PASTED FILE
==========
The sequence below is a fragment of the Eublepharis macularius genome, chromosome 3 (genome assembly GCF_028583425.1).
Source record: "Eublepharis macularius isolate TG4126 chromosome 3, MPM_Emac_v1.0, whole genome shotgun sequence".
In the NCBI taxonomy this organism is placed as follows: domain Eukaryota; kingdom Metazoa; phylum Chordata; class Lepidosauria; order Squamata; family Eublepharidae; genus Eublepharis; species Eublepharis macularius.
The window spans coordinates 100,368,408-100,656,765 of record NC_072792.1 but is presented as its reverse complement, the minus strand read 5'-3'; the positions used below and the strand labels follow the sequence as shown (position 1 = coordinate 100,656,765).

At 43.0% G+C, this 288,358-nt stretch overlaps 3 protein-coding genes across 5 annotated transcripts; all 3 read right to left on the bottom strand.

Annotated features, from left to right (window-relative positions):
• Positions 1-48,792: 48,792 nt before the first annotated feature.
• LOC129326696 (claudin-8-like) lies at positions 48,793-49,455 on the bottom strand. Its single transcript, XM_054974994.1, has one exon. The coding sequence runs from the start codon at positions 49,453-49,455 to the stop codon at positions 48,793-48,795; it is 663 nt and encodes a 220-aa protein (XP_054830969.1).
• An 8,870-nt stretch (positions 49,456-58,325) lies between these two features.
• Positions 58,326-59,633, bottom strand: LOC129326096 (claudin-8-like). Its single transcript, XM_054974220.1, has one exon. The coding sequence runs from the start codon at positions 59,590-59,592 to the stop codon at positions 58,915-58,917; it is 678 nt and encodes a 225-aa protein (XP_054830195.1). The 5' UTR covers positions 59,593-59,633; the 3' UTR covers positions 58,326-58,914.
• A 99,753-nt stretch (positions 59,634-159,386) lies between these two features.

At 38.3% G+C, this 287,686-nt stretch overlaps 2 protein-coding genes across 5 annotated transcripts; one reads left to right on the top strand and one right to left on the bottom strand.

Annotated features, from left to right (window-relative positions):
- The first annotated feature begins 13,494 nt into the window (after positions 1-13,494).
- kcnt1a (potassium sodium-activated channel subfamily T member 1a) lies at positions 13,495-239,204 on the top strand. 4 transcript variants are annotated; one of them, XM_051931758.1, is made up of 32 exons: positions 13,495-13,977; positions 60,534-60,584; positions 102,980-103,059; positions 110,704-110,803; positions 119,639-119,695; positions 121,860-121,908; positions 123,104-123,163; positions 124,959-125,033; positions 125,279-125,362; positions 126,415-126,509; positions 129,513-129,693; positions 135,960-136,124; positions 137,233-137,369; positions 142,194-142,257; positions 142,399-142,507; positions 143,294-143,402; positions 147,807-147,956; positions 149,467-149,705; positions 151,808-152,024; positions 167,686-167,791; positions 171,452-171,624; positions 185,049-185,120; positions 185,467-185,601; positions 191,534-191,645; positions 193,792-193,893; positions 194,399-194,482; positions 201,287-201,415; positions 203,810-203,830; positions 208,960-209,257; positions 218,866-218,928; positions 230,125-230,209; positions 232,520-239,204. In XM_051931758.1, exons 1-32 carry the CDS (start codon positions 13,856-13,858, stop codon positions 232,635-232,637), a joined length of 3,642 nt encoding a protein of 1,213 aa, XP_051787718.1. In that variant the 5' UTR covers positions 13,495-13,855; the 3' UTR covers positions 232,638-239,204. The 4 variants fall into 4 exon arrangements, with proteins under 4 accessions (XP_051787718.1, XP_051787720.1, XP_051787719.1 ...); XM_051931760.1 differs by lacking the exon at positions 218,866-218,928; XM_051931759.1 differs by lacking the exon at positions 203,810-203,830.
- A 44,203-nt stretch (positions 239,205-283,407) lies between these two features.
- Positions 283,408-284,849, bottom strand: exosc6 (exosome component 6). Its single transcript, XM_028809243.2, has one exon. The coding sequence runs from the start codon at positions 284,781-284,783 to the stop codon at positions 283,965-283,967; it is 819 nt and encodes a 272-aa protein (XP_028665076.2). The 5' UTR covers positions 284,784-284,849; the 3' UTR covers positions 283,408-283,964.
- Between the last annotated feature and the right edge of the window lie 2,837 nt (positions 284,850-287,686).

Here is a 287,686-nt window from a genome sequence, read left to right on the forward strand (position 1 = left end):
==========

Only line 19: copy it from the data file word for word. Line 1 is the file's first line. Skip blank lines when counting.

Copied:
Here is a 287,686-nt window from a genome sequence, read left to right on the forward strand (position 1 = left end):